The FDA’s recent announcement should accelerate interest in the process. Khoruts notes, “Our group has been the leader in standardization of this procedure in the U.S. We have been doing it in steps and our latest advance is moving material preparation out of the research laboratory to an FDA-registered facility at the university where the process is done in accordance with the FDA’s GMP (good manufacturing practices). We think that this is how the procedure will continue to develop. In the short term the FDA involvement very likely will result in decreased access to this procedure. However, once the process is streamlined, as we’re trying to do, it will become part of mainstream medicine and access will become greater than before.”

Post by Vincent Hyman, a freelance writer based in St. Paul, Minn.

Originally published on Research @ the U of M.

Heated sludge helps defeat superbugs

Water treatment facility

You’ve probably heard of “superbugs”—bacteria that are resistant to numerous antibiotics.

They’ve cost many lives and billions of dollars. And part of the solution could be as simple as treating our waste to a nice hot bath.

Timothy LaPara, Ph.D. of the University of Minnesota’s Department of Civil Engineering and a member of the BioTechnology Institute, has interests in wastewater microbiology and antibiotic resistance. He’s combined these to address a pandemic that threatens to return the world to a pre-penicillin era.

A global problem

Worldwide, about 440,000 new cases of multidrug resistant tuberculosis occur each year, resulting in at least 150,000 deaths, according to the World Health Organization. Resistance to streptococcus pneumonia is also on the rise. And the infamous MRSA—an antibiotic-resistant staph infection—has become a global problem.

“In the U.S.,” explains LaPara, “we spend twenty to forty billion dollars annually coping with antibiotic resistance. Fifteen to twenty thousand people die from MRSA resistant infections.”

The rapid growth of resistant bacteria appears to be an unintended consequence of the ways we use antibiotics. When antibiotics are used routinely, a few naturally resistant bacteria survive, and these go on to produce more resistant bacteria. In the U.S., about 80 percent of the total antibiotic use is on the farm, where animals routinely receive antibiotics to prevent disease and encourage growth. In healthcare, patients often receive antibiotics they don’t need or do not finish their antibiotic courses. We also widely use antibacterials such as triclosan in consumer soaps and other products.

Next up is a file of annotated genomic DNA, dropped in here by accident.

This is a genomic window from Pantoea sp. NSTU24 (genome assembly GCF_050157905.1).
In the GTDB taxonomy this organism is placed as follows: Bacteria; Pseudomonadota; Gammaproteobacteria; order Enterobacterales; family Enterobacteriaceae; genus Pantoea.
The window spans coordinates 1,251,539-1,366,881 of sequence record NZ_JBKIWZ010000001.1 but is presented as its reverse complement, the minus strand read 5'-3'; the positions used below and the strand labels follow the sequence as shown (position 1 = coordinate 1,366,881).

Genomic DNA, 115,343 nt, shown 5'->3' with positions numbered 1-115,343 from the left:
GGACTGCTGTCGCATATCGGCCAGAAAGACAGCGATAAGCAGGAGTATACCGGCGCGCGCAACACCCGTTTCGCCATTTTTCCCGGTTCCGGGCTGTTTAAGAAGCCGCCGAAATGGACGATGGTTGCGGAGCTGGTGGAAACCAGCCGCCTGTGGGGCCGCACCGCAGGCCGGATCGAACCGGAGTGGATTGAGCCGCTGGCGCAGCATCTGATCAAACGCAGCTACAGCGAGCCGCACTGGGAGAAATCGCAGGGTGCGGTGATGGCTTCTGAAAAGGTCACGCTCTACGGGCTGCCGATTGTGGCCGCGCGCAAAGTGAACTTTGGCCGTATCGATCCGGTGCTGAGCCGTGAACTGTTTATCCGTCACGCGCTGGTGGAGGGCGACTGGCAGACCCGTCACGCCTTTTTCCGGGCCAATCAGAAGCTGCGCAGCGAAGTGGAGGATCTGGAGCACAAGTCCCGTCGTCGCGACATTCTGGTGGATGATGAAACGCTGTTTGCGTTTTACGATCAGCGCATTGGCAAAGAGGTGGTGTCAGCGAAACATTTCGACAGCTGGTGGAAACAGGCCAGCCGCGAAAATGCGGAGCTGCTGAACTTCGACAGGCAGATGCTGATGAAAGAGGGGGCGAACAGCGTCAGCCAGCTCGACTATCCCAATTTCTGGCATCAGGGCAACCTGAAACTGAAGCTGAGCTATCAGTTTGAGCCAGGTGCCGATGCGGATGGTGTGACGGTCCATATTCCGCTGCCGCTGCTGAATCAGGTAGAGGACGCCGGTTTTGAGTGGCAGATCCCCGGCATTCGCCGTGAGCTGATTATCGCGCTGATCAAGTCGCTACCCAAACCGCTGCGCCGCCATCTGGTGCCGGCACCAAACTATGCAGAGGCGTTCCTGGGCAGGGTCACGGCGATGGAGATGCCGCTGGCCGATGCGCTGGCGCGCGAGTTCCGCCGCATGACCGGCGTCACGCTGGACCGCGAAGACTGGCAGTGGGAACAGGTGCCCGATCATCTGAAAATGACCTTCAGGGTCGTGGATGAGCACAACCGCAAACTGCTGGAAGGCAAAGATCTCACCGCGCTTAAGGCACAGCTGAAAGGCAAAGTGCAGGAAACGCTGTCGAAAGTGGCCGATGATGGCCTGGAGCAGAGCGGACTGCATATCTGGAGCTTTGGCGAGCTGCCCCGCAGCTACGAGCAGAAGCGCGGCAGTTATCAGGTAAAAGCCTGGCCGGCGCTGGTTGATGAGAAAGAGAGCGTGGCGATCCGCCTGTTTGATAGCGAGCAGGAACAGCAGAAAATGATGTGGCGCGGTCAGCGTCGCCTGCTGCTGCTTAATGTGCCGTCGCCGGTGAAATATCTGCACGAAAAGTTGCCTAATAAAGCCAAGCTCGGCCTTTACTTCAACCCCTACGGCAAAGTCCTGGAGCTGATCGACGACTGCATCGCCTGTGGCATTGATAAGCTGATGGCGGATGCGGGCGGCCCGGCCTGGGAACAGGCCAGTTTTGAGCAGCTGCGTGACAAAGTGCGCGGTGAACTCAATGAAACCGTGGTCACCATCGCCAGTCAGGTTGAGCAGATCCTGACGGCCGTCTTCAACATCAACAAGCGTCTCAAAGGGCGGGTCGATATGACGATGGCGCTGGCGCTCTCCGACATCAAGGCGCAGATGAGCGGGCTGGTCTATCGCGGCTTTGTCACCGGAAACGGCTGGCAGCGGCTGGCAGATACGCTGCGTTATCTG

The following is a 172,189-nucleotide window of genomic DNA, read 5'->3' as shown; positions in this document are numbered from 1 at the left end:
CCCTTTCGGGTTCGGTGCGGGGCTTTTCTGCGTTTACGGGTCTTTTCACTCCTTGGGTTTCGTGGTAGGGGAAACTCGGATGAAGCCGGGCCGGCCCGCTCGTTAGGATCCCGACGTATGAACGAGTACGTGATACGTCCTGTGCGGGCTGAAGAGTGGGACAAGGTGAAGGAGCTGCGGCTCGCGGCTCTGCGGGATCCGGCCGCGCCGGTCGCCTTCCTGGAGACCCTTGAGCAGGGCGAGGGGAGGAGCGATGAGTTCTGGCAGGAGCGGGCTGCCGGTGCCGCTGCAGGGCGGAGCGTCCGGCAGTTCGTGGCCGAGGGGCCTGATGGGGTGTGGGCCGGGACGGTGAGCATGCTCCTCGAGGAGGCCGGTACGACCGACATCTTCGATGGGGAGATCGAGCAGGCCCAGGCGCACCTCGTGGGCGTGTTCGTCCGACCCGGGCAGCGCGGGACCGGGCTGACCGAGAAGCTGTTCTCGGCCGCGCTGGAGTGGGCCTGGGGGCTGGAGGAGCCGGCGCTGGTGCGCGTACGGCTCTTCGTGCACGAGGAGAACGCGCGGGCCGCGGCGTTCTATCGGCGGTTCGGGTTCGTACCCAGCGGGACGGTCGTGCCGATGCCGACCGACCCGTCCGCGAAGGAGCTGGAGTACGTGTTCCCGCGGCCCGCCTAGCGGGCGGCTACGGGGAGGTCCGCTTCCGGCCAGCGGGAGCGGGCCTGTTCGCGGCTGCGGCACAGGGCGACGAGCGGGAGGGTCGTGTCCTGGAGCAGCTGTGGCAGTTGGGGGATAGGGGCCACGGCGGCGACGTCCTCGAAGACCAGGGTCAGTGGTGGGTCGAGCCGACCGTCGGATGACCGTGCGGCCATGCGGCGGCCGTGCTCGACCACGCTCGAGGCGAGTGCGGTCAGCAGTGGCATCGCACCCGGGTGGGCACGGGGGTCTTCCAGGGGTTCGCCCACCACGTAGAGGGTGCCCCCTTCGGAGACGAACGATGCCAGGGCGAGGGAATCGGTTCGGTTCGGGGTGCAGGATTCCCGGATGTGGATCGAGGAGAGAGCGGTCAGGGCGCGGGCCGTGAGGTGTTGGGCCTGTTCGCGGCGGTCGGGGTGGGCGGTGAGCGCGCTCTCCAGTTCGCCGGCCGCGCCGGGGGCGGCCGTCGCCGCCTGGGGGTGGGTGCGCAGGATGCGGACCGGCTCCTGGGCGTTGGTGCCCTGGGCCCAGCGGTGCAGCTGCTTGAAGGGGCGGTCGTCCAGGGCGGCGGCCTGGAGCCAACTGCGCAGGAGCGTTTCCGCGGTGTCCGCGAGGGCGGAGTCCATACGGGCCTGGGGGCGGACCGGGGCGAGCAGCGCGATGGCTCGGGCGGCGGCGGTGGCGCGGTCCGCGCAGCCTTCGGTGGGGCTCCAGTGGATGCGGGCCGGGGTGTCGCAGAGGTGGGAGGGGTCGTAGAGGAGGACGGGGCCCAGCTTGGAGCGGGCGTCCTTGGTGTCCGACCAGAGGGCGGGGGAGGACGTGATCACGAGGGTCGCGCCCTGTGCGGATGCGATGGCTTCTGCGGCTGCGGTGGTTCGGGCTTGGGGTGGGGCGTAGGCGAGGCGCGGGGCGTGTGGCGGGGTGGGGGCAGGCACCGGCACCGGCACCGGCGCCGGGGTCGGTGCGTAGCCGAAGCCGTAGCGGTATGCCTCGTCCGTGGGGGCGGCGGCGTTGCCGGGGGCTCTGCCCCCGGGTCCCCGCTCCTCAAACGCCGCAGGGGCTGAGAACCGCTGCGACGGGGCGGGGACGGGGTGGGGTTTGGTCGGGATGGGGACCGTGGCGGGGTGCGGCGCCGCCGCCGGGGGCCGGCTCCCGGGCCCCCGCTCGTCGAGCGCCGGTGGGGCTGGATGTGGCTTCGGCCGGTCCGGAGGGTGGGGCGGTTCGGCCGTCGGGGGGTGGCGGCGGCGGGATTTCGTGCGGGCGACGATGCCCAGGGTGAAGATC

The result is a burgeoning population of antibiotic-resistant germs. Because bacterial DNA readily transfers among bacteria, concentrations of them—as occurs in human sewage and animal waste collection sites–can result in dense communities of resistant bacteria.

Changing the patterns of use of antibiotics on farms, in health care and consumer products is part of the solution, but can be politically fraught.

Killing the bugs where they concentrate

LaPara’s proposed solution complements these existing approaches and kills the bugs where they concentrate: in human and animal waste.

When raw sewage is treated, it leaves behind a sewage sludge called biosolids. LaPara has found that raw sewage has 50,000 times more antibiotic resistant genes than what’s found in a typical river. But even after treatment, the remaining biosolids are thick with antibiotic resistant genes. These resistant bacteria potentially find their way into the human population through a variety of transmission means: they can be contained in fertilizer (one of the primary uses of biosolids), spread via the air, and included in the foods we consume.